This day was to commemorate the 23e anniversary of the Good Friday Agreement, which in 1998 put an end to the “Troubles”, those three bloody decades during which Republicans (mainly Catholics, supporters of reunification with the Republic of Ireland) had opposed ‘on the one hand and Protestant Unionists (otherwise known as “loyalists”) ardently defending membership in the United Kingdom on the other. April 9, 2021 will not however be placed under the sign of peace: for ten days, riots have shaken Northern Ireland, in a climate of tensions exacerbated by Brexit.
On Saturday April 10, the Prime Minister of the Republic of Ireland, Micheal Martin, warned against a “Spiral” of violence. “We have a duty, for the generation of the Accord and for future generations, not to enter a spiral leading back to the dark era of sectarian killings and political discord”, he said in a statement. Over 3,500 people lost their lives during the “Troubles”. “Those of us who have political responsibilities are responsible for playing our role and ensuring that [cette spirale] does not happen ”, he added.
Tensions exacerbated by Brexit
For several days, Ulster has been shaken by violence that it had not known for many years, especially in loyalist areas with a Protestant majority, where the consequences of leaving the European Union have fueled a feeling of betrayal and bitterness.
The peace agreement signed in 1998 blurred the existing border between this constituent nation of the United Kingdom and the Republic of Ireland, but Brexit weakened the delicate balance by making it necessary to introduce customs controls between the United Kingdom. United and the European Union. At the end of bitter negotiations, London and Brussels had managed to agree on a solution: the “Northern Irish protocol”, which by moving controls in the ports of Ulster will have made it possible to avoid returning to a border. physical on the island of Ireland.
88 police officers injured
A total of 88 police officers were injured in these episodes of violence, 14 of them last night, the Northern Ireland Police Service (PSNI) said on Saturday. “The week has been difficult and worrying”, said Simon Coveney, Irish Minister for Foreign Affairs. “This anniversary reminds us of the responsibilities we all have, and what politics, determination and dialogue can accomplish”, he added.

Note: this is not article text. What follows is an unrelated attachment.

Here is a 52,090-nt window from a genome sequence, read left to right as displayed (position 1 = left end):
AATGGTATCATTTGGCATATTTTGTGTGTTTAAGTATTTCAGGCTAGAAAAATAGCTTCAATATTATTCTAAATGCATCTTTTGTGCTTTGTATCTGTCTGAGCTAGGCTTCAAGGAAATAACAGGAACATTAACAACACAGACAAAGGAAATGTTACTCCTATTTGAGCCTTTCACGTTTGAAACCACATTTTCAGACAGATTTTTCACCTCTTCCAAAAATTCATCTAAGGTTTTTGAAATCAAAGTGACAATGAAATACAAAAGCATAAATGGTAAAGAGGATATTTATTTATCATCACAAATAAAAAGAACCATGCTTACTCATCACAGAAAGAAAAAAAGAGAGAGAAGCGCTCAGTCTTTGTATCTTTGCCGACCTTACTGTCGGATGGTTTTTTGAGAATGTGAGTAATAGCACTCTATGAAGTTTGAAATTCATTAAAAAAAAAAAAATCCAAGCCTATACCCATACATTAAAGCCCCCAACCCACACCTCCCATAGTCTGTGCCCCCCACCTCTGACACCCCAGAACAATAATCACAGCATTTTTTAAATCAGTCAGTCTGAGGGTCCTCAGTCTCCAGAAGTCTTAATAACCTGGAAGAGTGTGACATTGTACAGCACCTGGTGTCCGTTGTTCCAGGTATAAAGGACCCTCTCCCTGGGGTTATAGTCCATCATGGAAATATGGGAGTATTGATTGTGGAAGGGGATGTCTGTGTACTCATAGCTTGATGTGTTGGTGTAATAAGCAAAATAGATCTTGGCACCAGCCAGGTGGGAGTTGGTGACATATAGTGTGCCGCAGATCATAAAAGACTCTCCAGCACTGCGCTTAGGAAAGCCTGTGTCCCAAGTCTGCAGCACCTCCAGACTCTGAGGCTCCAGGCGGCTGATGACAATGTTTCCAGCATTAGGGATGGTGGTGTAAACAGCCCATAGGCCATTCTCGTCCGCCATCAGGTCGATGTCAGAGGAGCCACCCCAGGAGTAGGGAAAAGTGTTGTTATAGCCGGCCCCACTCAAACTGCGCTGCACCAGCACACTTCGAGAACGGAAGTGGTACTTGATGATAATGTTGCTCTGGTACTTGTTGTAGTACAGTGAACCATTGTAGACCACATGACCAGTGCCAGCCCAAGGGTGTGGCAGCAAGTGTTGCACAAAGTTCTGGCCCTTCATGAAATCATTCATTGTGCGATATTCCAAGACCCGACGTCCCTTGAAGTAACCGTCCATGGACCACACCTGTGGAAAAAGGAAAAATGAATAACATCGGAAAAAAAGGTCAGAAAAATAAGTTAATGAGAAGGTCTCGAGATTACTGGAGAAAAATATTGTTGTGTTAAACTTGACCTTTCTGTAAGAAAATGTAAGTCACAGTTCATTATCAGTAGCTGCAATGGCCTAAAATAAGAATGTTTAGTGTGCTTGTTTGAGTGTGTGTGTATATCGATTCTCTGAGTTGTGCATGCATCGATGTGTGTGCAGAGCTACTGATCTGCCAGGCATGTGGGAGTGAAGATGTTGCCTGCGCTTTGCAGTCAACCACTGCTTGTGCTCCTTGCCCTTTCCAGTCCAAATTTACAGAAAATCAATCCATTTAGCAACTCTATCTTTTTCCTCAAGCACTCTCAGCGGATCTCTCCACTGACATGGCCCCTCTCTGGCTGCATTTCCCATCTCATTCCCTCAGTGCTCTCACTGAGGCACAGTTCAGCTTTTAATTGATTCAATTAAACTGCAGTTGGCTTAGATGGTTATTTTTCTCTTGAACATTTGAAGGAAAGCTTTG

On Friday, several unionists called for an end to the demonstrations, for “Respect for the queen and for the royal family”, after the announcement of the death, at the age of 99, of Prince Philip, husband of Queen Elizabeth II. Clashes nevertheless took place the same evening in Belfast. Several Molotov cocktails and other projectiles were thrown at police officers, the PSNI said. A car was also “Set on fire and directed at the police”. In the town of Coleraine (north), the police had to confront a group of around forty people.
In recent days, violence has also spread to the Republican areas. Thursday evening, rioters threw Molotov cocktails and cobblestones in the direction of the police who were blocking their advance towards the Unionist zones. For the first time in years, the police used water cannons.
Wednesday evening, it was the doors of the “walls of peace” (which separate Unionist and Republican districts) which had been set alight. Unionists and local government republicans unanimously condemned this violence, and calls for calm have multiplied, issued by London, Dublin and Washington.